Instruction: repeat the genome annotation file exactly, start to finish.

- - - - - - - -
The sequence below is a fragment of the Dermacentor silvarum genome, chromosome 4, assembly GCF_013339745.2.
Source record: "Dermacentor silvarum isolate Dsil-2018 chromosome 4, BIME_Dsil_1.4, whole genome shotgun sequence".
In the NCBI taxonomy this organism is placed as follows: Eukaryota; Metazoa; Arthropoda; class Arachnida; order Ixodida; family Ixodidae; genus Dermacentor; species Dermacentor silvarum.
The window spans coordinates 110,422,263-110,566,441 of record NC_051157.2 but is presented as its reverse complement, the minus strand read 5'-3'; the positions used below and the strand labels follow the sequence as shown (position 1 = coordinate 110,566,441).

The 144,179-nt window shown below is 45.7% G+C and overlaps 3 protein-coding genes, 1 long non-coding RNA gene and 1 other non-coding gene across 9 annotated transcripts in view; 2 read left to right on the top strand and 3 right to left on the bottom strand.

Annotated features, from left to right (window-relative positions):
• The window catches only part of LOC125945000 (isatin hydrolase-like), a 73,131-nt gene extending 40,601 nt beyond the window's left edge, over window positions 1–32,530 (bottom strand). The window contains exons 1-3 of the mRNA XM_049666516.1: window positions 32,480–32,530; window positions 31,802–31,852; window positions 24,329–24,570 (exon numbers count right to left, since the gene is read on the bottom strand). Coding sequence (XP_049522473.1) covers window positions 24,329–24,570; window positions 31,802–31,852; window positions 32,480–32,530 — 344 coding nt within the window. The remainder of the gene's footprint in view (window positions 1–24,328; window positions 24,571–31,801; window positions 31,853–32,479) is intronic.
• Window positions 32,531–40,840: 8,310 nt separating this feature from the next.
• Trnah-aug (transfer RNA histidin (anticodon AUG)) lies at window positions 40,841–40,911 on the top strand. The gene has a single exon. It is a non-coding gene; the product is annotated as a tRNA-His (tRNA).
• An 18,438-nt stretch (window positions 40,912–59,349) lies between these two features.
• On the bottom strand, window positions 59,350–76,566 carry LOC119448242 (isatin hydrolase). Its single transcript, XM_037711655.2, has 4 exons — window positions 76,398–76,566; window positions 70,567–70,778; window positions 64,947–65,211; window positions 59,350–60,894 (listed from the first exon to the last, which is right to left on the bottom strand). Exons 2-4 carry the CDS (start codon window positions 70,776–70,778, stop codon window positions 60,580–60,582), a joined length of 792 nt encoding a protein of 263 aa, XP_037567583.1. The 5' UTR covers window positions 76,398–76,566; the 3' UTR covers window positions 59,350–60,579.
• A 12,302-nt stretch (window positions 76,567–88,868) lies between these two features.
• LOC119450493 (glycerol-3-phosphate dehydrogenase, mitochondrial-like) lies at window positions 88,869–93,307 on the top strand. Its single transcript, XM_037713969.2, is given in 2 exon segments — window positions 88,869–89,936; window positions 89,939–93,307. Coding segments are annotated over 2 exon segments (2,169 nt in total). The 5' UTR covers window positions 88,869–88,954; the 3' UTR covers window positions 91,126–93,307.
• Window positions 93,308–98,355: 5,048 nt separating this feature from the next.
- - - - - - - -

The sequence below is a fragment of the Dermacentor silvarum genome, chromosome 4, assembly GCF_013339745.2.
Source record: "Dermacentor silvarum isolate Dsil-2018 chromosome 4, BIME_Dsil_1.4, whole genome shotgun sequence".
In the NCBI taxonomy this organism is placed as follows: Eukaryota; Metazoa; Arthropoda; class Arachnida; order Ixodida; family Ixodidae; genus Dermacentor; species Dermacentor silvarum.
The window spans coordinates 110,422,263-110,566,441 of record NC_051157.2 but is presented as its reverse complement, the minus strand read 5'-3'; the positions used below and the strand labels follow the sequence as shown (position 1 = coordinate 110,566,441).

The 144,179-nt window shown below is 45.7% G+C and overlaps 3 protein-coding genes, 1 long non-coding RNA gene and 1 other non-coding gene across 9 annotated transcripts in view; 2 read left to right on the top strand and 3 right to left on the bottom strand.

Annotated features, from left to right (window-relative positions):
• The window catches only part of LOC125945000 (isatin hydrolase-like), a 73,131-nt gene extending 40,601 nt beyond the window's left edge, over window positions 1–32,530 (bottom strand). The window contains exons 1-3 of the mRNA XM_049666516.1: window positions 32,480–32,530; window positions 31,802–31,852; window positions 24,329–24,570 (exon numbers count right to left, since the gene is read on the bottom strand). Coding sequence (XP_049522473.1) covers window positions 24,329–24,570; window positions 31,802–31,852; window positions 32,480–32,530 — 344 coding nt within the window. The remainder of the gene's footprint in view (window positions 1–24,328; window positions 24,571–31,801; window positions 31,853–32,479) is intronic.
• Window positions 32,531–40,840: 8,310 nt separating this feature from the next.
• Trnah-aug (transfer RNA histidin (anticodon AUG)) lies at window positions 40,841–40,911 on the top strand. The gene has a single exon. It is a non-coding gene; the product is annotated as a tRNA-His (tRNA).
• An 18,438-nt stretch (window positions 40,912–59,349) lies between these two features.
• On the bottom strand, window positions 59,350–76,566 carry LOC119448242 (isatin hydrolase). Its single transcript, XM_037711655.2, has 4 exons — window positions 76,398–76,566; window positions 70,567–70,778; window positions 64,947–65,211; window positions 59,350–60,894 (listed from the first exon to the last, which is right to left on the bottom strand). Exons 2-4 carry the CDS (start codon window positions 70,776–70,778, stop codon window positions 60,580–60,582), a joined length of 792 nt encoding a protein of 263 aa, XP_037567583.1. The 5' UTR covers window positions 76,398–76,566; the 3' UTR covers window positions 59,350–60,579.
• A 12,302-nt stretch (window positions 76,567–88,868) lies between these two features.
• LOC119450493 (glycerol-3-phosphate dehydrogenase, mitochondrial-like) lies at window positions 88,869–93,307 on the top strand. Its single transcript, XM_037713969.2, is given in 2 exon segments — window positions 88,869–89,936; window positions 89,939–93,307. Coding segments are annotated over 2 exon segments (2,169 nt in total). The 5' UTR covers window positions 88,869–88,954; the 3' UTR covers window positions 91,126–93,307.
• Window positions 93,308–98,355: 5,048 nt separating this feature from the next.